Secondly, regardless of whether there is a divine reality or not, the relativism involved in the constructivist approach denigrates the commonalities between human beings, and alludes to us being incapable of having shared experiences because of cultural differences. There simply seems to be something universal about the experience.
And finally, the idea that the mystical experience is a culturally subjective illusion potentially undermines the messages that often come from those who have had it. Ideas of unity and love, of harmony in the universe, as well as desires to do good for humanity, and to break down social constructs that pit us against each other. In essence, even if the mystical experience is ultimately an illusion (which I don’t believe it is), it is certainly just about as benign as they get. So with these points in mind, apart from my belief, this is why I’m more inclined towards the perennialist school.
So that’s about it, here’s a gloss over the academic debate about mysticism and the mystical experience. It’s not my typical post, a bit more “academic” than I usually like. But I’ve been meaning to write about this since I began my blog. Please let me know if you’re interested on some articles regarding this and I can email you some of the sources below!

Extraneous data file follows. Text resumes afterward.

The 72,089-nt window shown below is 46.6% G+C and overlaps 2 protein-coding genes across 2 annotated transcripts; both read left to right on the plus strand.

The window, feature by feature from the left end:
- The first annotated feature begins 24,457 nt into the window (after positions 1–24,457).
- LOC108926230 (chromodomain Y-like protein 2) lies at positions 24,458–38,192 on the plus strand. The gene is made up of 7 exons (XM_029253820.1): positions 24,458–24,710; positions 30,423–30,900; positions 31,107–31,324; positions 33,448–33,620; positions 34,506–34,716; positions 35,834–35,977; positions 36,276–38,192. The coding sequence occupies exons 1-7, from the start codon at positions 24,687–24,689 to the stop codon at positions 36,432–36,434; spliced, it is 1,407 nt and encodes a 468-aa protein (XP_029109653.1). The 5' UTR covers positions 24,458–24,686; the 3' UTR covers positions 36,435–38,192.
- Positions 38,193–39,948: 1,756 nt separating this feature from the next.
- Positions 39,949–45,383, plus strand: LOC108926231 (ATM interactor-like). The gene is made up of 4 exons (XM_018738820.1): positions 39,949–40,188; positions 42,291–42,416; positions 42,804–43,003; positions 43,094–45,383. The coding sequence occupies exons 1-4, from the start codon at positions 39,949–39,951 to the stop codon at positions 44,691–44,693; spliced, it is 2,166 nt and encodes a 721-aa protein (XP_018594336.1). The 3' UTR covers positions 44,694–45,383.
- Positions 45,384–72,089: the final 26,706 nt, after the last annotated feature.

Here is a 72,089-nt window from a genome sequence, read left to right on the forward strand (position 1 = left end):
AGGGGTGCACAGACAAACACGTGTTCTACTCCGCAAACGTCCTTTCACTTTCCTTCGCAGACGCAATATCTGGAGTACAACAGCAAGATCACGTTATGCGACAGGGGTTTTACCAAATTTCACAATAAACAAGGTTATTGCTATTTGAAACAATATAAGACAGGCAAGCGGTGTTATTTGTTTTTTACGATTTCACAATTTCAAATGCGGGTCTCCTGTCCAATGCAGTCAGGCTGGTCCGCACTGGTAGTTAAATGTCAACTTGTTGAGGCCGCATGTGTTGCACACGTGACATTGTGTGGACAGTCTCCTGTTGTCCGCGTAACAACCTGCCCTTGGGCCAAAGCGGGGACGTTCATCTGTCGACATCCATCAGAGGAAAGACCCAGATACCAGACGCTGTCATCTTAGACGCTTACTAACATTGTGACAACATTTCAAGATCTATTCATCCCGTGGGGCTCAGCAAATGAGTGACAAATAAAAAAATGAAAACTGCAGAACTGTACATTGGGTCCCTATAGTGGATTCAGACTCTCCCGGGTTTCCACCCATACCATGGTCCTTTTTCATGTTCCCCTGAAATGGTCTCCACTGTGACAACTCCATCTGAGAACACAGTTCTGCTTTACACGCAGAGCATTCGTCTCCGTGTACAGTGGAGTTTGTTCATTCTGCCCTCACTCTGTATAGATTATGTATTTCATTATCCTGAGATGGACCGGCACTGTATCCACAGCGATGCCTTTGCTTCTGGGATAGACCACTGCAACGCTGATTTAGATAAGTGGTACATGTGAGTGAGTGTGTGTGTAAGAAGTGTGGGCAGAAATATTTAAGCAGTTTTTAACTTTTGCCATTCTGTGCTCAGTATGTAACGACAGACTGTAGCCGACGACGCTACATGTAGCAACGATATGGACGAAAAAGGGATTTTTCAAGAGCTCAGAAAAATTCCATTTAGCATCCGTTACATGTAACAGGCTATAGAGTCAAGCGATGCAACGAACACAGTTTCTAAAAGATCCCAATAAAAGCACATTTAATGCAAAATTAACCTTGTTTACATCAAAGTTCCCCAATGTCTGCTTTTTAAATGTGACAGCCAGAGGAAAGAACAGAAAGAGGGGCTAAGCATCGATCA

Randolph T. Dible II, The Philosophy of Mysticism: Perennialism and Constructivism
Michael Stoeber, The Comparative Study of Mysticism
Adam Tyson, The Mystical Debate: Constructivism and the Resurgence of Perennialism
David Robertson is the Publisher of Perennial Follower, perennialfollower.wordpress.com
An excerpt from the conclusion to the book, PATHS BEYOND EGO, by Dr. Roger Walsh and Dr. Frances Vaughan – with a dissenting COMMENT by mysticexperiences.net.
“Carl Jung spoke of the importance of gnostic intermediaries, those people who transmit a wisdom tradition by imbibing it themselves and then translating it into the language and concepts of another culture.